A French senator has put together a 49-strong list of proposals to make life easier for French expats returning home. She tells The Local that many of her proposals would also help smooth out the process for foreigners.
Published: 22 July 2015 16:51 CEST
The wall of Orly airport's south terminal reading "Welcome", not far from Paris. Photo: AFP
French expats who return to France often go through the same struggles as the rest of us expats.
For example, how can they show their French payslips to a prospective landlord if they don't have any? How can they ensure their children's foreign education is accounted for properly? And how can they get their foreign driving licenses recognized in France?
Perhaps it's due to this legal red tape that more than half of French people who have lived abroad for more than six years simply don't return.
This statistic was addressed in a report spearheaded by Socialist Party Senator Hélène Conway-Mouret, one of the 12 senators tasked with looking out for the interests of French people living around the world.
She says there is something of a stigma attached to French expats in general, with her report quoting one French expat who said they were ” treated like thieves” upon returning.
“We wanted to address a lot of the clichés about French expats abroad, which are often negative,” Conway-Mouret told The Local.
“There are often suspicions that these people are fleeing the country, when actually they just want to discover the world, work, study, or move for love. We want to break these obsolete clichés and show that France is a modern country that's totally a part of globalization.”
She added that while it was “a shame” so many of the 1.6 million registered French expats didn't want to come home, these people had a right to be out in the world, just as so many foreigners have chosen to come to France.
Conway-Mouret's team submitted their findings, which were based on responses to thousands of questionnaires, to the prime minister on Tuesday, detailing 49 proposals aimed to make life easier for French expats arriving back home in France.
And some of the proposals, the senator noted, would also help other foreigners coming to France.
“We're not trying to set up some new category strictly for French expats to get them on a fast track to benefits that others won't get. These measures being proposed will have a broader impact, and will help a lot of people. This is a report that's based on what people expect and what they have been waiting for,” she told The Local.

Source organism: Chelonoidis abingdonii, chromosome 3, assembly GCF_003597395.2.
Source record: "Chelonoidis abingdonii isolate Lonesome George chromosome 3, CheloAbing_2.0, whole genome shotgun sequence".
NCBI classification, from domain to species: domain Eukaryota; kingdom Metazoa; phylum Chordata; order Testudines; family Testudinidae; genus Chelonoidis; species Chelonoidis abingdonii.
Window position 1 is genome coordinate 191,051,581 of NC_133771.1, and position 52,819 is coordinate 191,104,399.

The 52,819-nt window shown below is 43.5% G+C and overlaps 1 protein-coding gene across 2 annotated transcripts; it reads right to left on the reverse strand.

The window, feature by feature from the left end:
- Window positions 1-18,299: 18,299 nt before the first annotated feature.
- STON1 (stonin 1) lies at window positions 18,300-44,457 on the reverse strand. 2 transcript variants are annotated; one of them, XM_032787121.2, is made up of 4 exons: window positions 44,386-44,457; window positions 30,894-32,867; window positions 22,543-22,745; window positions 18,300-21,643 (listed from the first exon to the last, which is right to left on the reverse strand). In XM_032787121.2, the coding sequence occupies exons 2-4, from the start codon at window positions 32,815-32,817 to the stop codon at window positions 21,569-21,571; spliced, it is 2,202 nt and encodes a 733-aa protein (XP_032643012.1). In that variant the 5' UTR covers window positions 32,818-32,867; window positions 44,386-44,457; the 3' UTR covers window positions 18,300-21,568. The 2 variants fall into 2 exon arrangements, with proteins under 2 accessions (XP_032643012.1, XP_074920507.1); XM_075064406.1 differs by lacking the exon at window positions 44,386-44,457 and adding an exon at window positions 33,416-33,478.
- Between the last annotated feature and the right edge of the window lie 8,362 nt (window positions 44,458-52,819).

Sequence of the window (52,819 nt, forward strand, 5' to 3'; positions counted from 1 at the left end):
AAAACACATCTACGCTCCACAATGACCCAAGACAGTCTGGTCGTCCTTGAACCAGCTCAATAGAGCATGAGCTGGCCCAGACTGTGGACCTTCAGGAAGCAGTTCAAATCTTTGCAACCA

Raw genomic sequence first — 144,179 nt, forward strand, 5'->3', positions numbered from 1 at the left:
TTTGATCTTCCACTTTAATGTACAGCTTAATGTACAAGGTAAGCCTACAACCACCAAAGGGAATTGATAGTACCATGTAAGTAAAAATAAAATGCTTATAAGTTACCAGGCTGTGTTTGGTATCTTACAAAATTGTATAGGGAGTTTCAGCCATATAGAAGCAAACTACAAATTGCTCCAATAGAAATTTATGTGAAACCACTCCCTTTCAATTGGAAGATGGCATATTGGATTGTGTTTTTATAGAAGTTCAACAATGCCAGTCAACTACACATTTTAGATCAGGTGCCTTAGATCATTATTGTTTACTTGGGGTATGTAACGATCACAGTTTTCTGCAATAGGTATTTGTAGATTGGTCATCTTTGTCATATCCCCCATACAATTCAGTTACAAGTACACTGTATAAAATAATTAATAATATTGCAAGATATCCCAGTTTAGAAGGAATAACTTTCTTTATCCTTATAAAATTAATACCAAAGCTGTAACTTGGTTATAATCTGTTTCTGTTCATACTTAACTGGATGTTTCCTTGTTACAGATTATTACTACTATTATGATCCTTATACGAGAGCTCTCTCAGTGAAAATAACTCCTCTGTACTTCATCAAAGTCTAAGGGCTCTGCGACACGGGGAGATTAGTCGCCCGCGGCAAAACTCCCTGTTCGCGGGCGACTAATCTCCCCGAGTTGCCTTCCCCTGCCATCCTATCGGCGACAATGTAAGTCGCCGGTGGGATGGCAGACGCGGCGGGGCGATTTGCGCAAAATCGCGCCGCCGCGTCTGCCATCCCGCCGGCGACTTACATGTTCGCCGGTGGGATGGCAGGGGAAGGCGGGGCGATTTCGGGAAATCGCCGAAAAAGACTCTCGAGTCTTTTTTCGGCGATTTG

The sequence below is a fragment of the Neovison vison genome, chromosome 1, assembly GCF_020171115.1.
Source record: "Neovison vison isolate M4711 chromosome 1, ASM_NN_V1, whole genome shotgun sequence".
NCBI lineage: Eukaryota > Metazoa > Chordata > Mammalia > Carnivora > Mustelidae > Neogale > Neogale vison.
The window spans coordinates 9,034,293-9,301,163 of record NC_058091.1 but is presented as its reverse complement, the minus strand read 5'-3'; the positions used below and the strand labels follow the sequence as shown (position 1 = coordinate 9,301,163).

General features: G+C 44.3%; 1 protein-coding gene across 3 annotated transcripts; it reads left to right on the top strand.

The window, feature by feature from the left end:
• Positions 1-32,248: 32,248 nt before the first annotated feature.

Here are six examples that would have particular benefits for all expats:
1. Accepting foreign finance proof
The report suggested that landlords should accept more than just French payslips to judge tenants' financial resources. The senator noted that this change would be particularly beneficial for students on short-term visits.
2. Less translation
The report proposed a drastic cut down on the translation to French of foreign documents, suggesting that translations are only carried out when “strictly necessary”.
3. Relaxing school sign up rules
Currently, it's a nightmare to sign up a child for school from abroad if you don't have an address in France. The report suggested allowing registration using a work address, or even the address of a parent. If parents can't provide any of these, the report suggested temporarily providing the address of the Mairie.
4. Recognize children's foreign languages
A system should be introduced to more easily recognize children's foreign language abilities, including an introduction of tests that can be taken from a distance.
5. One foreign driver's license system
Aligning all Prefectures on the same regulations for recognizing foreign drivers licenses.
6. Connecting an official phone line
It might sound like a bit of a no-brainer, but not all official bodies in France are accessible by phone from abroad. The report suggested that these phone numbers should be accessible from anywhere.
(People queuing to leave France at the Charles De Gaulle airport in Paris. Photo: AFP)
Conway-Mouret, who herself has been an expat for 25 years in Ireland, admits that the current system needs an overhaul.
“There's too much energy wasted on endless meetings and appointments, and needing to produce ten times too many documents at every stage,” she said.
She hoped the report would mark “a big movement towards simplification”, adding that Prime Minister Manuel Valls was pleased with what he saw.
“He is a man of action and said he wanted to see the proposals put in place as soon as possible,” she said, adding that she expected results “as soon as autumn”.
And it appears the changes couldn't come soon enough for France's estimated 2.5 million expats living abroad (of whom 1.6 million are registered).
The report noted that 57 percent of them were concerned about getting back into France's health system if they were to move home, that 54 percent worried about finding a job, and that 54 percent had concerns about finding a home.
Of the French expats who do return home, 59 percent come for work-related reasons while 21 percent return for family.
Many, however, plan to stay away, with 53 percent of French expats who've spent over six years abroad claiming they don't intend to come back.
A recent study found that two thirds of French expats don't plan on returning home within the next five years, citing a more attractive professional life abroad.
(Senator Hélène Conway-Mouret. Photo: AFP)
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